United States v. Samuel Christopher Templeman and Deborah Lynn Templeman – In June 2021, Samuel Christopher Templeman pleaded guilty to conspiring to sex traffic a child, he faces a maximum penalty of life in federal prison. His wife, Deborah Lynn Templeman, pleaded guilty to possession of child sex abuse material and faces a maximum penalty of 10 years in federal prison. According to the plea agreements, in 2018, Samuel Templeman and the child victim began regularly using heroin and crack cocaine together. Also at that time, a pimp began directing the child victim to engage in sex acts in exchange for drugs. In July 2019, a court terminated the Templemans’ custodial rights over the child victim and ordered them not to have any contact with the child.  The child was then placed in foster care, from which the child ran away.  In late August 2019, Samuel Templeman received over $25,000 in inheritance, which the Templemans used to entice the child to return to them.  By mid-October 2019, the Templemans had spent the entire inheritance, primarily on drugs for Samuel Templeman and the victim. Thereafter, the only legitimate income for the Templemans and the victim was Deborah Templeman’s bi-weekly salary, which they spent 1-2 days after receipt. During the remaining portions of each month, the Templemans’ only income was derived from their sex trafficking of the child victim for money and the victim’s occasional panhandling. The Templemans spent most of that money on drugs and the rest on living expenses. On December 11, 2019, a detective from the Jacksonville Sheriff’s Office went to Deborah Templeman’s place of employment in an attempt to locate the victim. While there, the detective overheard phone conversations in which Samuel Templeman told Deborah Templeman that he was taking the victim to a “date,” a common slang term for an appointment for the child to have sex for money, and that he would then come pick up Deborah Templeman. When Samuel Templeman later arrived at Deborah Templeman’s workplace, authorities arrested him and recovered the child victim. Pursuant to a search warrant, investigators reviewed Deborah Templeman’s cellphone and found it contained sexually explicit images of the child victim. This case was investigated by the Jacksonville Sheriff’s Office and the Federal Bureau of Investigation. It is being prosecuted by Assistant United States Attorney Laura Cofer Taylor and Special Assistant United States Attorney Erin Wolfson.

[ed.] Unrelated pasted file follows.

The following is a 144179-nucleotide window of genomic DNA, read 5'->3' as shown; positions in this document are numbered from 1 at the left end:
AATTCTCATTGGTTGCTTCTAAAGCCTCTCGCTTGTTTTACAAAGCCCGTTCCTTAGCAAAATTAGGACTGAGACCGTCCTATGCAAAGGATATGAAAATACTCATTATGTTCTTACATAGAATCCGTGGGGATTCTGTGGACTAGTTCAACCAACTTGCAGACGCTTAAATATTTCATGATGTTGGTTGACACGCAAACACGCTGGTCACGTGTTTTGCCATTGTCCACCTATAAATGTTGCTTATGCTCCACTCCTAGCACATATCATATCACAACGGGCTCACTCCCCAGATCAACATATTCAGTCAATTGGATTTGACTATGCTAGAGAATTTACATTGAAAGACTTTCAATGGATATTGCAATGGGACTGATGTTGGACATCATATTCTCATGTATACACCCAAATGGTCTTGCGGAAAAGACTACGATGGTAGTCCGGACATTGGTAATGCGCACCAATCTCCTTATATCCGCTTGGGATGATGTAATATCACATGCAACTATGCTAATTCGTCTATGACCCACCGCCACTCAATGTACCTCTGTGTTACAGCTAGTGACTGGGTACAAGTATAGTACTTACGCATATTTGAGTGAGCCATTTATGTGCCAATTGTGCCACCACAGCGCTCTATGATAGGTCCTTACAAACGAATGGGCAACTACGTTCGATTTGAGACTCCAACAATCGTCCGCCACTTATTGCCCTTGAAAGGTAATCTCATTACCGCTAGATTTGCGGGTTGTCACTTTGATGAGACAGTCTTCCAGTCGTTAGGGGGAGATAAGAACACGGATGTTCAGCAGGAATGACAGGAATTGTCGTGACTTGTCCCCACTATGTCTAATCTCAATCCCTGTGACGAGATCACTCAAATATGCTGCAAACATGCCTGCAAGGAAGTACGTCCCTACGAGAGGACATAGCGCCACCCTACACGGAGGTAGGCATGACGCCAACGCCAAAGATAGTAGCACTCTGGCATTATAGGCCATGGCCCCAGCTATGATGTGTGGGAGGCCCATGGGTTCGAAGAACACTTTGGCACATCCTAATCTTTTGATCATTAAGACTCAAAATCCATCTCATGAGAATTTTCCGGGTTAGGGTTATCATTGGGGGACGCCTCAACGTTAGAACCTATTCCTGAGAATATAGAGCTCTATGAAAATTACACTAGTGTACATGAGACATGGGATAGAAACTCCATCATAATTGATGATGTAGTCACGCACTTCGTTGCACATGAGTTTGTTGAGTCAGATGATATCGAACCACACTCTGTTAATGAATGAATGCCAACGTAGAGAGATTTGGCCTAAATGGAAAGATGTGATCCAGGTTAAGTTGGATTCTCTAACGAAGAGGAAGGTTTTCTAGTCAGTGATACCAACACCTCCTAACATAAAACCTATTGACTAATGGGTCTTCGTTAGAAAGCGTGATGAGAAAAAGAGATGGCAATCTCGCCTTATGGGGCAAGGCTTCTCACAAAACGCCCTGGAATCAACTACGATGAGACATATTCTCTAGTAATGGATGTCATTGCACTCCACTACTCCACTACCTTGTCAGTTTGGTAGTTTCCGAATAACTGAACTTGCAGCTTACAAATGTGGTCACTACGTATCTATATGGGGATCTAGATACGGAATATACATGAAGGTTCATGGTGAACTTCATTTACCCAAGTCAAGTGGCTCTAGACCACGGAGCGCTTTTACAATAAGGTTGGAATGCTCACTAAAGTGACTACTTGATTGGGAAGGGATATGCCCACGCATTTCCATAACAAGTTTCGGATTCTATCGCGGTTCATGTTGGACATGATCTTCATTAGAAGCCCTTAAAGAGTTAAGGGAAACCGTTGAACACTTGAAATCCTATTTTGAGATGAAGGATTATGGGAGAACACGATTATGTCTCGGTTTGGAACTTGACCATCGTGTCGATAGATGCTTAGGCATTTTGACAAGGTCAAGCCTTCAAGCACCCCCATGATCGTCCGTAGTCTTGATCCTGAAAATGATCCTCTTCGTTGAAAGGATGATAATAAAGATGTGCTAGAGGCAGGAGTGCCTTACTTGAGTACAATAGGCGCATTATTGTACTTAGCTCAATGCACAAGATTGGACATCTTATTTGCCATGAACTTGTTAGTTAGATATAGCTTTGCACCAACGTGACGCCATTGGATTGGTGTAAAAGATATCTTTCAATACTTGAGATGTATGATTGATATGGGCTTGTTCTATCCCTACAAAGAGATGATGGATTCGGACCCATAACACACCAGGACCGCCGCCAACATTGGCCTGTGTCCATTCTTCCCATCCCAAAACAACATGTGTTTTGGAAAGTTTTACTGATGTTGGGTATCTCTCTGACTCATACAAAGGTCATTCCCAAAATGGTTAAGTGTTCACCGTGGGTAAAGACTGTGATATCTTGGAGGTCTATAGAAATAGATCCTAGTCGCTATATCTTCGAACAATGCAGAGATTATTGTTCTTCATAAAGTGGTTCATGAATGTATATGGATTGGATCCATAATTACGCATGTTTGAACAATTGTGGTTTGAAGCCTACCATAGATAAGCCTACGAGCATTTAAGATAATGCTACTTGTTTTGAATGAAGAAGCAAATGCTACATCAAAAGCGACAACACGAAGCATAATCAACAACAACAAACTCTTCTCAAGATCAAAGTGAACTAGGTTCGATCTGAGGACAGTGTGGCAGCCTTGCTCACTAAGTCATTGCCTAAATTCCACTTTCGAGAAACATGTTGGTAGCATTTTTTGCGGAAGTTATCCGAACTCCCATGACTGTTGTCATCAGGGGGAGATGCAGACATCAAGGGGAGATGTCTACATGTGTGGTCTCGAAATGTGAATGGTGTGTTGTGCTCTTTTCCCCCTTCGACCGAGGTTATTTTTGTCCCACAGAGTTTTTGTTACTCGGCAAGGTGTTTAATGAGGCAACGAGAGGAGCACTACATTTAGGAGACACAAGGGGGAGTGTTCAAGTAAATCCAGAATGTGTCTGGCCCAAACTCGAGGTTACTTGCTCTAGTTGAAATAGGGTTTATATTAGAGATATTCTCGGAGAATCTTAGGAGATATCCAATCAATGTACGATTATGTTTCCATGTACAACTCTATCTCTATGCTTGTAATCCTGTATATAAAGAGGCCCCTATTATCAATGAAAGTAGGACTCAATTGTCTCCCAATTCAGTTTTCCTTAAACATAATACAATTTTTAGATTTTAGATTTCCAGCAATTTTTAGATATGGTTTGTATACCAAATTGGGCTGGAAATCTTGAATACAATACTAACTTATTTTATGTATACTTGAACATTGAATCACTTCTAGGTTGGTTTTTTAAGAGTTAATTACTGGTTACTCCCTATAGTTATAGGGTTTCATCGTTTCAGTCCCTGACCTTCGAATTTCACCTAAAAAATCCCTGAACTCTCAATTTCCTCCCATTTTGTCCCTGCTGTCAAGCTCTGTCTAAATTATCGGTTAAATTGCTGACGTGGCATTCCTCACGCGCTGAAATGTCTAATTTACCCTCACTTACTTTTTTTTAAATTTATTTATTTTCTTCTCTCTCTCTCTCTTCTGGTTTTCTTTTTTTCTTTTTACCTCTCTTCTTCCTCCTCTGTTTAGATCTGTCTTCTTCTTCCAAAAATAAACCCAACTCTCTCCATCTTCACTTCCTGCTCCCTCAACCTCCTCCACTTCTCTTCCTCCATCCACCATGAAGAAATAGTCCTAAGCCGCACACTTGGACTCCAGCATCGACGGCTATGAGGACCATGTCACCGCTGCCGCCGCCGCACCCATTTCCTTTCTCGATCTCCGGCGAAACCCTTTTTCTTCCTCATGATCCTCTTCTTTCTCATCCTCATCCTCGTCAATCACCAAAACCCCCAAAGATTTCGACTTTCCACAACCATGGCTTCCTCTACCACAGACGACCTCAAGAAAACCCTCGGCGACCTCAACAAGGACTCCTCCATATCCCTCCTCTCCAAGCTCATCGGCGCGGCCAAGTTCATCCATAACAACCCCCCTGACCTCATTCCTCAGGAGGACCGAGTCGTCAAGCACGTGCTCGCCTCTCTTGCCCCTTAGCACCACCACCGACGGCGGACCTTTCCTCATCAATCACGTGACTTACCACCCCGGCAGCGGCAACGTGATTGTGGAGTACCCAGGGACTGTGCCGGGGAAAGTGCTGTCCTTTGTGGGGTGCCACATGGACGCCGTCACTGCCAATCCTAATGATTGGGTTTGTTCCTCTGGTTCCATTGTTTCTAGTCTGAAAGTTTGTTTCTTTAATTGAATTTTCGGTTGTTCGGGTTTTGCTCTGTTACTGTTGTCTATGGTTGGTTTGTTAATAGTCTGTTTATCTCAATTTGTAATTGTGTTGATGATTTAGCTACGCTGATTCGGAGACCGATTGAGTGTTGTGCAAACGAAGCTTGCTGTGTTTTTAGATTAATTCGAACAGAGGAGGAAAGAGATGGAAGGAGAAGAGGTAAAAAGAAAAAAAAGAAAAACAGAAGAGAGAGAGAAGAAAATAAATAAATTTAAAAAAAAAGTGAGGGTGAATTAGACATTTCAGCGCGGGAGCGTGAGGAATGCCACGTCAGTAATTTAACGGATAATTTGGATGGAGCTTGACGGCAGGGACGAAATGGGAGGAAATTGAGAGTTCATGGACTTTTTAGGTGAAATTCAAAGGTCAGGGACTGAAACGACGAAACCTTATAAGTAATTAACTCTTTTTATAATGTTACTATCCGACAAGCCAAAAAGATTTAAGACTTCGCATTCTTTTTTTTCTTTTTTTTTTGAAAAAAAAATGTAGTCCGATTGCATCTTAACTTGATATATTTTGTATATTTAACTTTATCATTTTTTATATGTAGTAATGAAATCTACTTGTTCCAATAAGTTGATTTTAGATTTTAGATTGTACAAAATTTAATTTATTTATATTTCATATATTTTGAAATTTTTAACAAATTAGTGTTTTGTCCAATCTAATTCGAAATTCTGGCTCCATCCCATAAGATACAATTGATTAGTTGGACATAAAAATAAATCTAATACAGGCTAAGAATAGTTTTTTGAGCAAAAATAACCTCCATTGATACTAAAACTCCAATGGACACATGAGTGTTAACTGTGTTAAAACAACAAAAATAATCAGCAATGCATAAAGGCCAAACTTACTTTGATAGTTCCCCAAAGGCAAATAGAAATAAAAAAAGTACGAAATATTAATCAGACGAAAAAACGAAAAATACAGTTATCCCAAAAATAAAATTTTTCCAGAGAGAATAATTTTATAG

United States v. Henry Lee White, III – White was indicted in March 2021 and charged with sex trafficking by force, fraud, and coercion, transportation of an individual in interstate commerce for the purpose of prostitution, coercion and enticement, and being a felon in possession of ammunition. White pleaded guilty on December 29, 2021, and is pending sentencing. He faces a mandatory minimum sentence of 15 years, and up to life, imprisonment. According to court documents, between June 2, 2020, and January 7, 2021, White used force, threats of force, fraud, and coercion to cause Victim 1 to engage in commercial sex. During that time, White trafficked Victim 1 within the Middle District of Florida, and transported Victim 1 from Florida to Georgia so that Victim 1 could engage in prostitution. Victim 1 was recovered during a Tampa Bay Human Trafficking Task Force operation in January 2021. This case was investigated by Homeland Security Investigations, the Hillsborough County Sheriff’s Office, and the Tampa Police Department. It is being prosecuted by Assistant United States Attorney Lisa M. Thelwell.